Vajrasattva Tibetan Painting is handpainted on cotton canvas by a Thangka artist from Nepal. Vajrasattva is the archetype deity. He is supplicated in the special yoga of repentance that employs his well-known hundred-syllable mantra.
Vajrasattva is presented at the center of the painting. The vajra held before his heart in his right hand and the bell in his left symbolize compassion and wisdom. He is shown here with his consort who holds a skull cup, symbolizing spiritual powers and a “driguk” knife that slices through the illusion of duality.
This exquisite thangka depicts Vajrasattva with his consort, Vajratopa (Dorje Nyema) who is unclad. Except in Dharmakaya depictions, such as Kuntuzangpo/ Kuntuzangmo, Yum deities usually have small skirts and scarves.
Iconography of Vajrasattva
Vajrasattva is pure white in color and is sometimes known as the Prince of Purity. His name means “Adamantine Being”, or more poetically “Embodying Reality”.
He is a member of the Vajra family of Aksobhya which also includes Vajrapani. He is depicted as a young man in the prime of life, with all the silks and jewels of a wealthy prince.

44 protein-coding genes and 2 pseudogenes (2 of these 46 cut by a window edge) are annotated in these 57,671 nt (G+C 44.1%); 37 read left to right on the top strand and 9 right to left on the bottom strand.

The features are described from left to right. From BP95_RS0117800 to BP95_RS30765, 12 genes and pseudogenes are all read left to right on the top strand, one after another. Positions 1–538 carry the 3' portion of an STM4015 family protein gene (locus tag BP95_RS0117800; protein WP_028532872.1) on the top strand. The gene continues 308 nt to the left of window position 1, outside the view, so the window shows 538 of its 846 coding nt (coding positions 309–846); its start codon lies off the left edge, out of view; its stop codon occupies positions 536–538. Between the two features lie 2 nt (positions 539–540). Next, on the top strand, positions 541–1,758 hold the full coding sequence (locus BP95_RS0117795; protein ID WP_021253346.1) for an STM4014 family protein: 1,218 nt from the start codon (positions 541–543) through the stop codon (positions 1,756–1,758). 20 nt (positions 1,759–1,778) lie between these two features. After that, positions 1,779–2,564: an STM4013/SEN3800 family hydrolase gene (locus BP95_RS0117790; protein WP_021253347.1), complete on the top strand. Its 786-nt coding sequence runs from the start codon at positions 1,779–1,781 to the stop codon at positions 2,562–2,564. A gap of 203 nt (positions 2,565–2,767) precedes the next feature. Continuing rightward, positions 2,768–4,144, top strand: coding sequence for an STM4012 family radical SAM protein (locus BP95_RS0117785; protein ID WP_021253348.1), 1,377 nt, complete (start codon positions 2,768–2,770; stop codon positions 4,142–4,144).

In his right hand, he delicately balances a vajra at his heart. In his left hand, he holds a bell at his waist. The vajra represents Reality, and Compassion; while the bell represents Wisdom.
Vajrasattva is said to have been originated from the seed syllable Hum and is generally invoked for removal of obscuration of Kleshavarana and Jneya Avarana.
His hundred syllable mantra is very efficacious in purifying our defilements through confession practice. It is said if confession is done with the four opponent powers, then non-virtuous actions or obscurations will be purified.
The first opponent power is the force of reliance. This means looking upon the visualized image of Vajrasattva as the embodiment of one refuge. The second opponent power is the sincere regret for the non-virtuous action done by oneself.
The third opponent’s power is desisting from evil deeds. The fourth opponent power is to apply the power of good deeds; and especially regarding this case, practicing the meditation and recitation of Vajrasattva without parting from Bodhicitta while remaining in the state of emptiness.
Vajrasattva is a very popular tutelary deity for Nepalese Vajracharya. He is worshipped very often by Nepalese Buddhists through the Guru Mandala ritual.
In some mandalas Vajrasattva represents the Adi Buddha or the Primordial Principle of Buddhahood in others, he changes places with Aksobhya in the East.
In Shingon Buddhism it is Vajrasattva that passes on the initiation of the Dharmakāya Buddha Mahāvairocana to Nagarjuna, thereby creating the Vajrayana lineage.
Mantra of Varasattva
The mantra of Vajrasattva is om Vajrasattva Hum.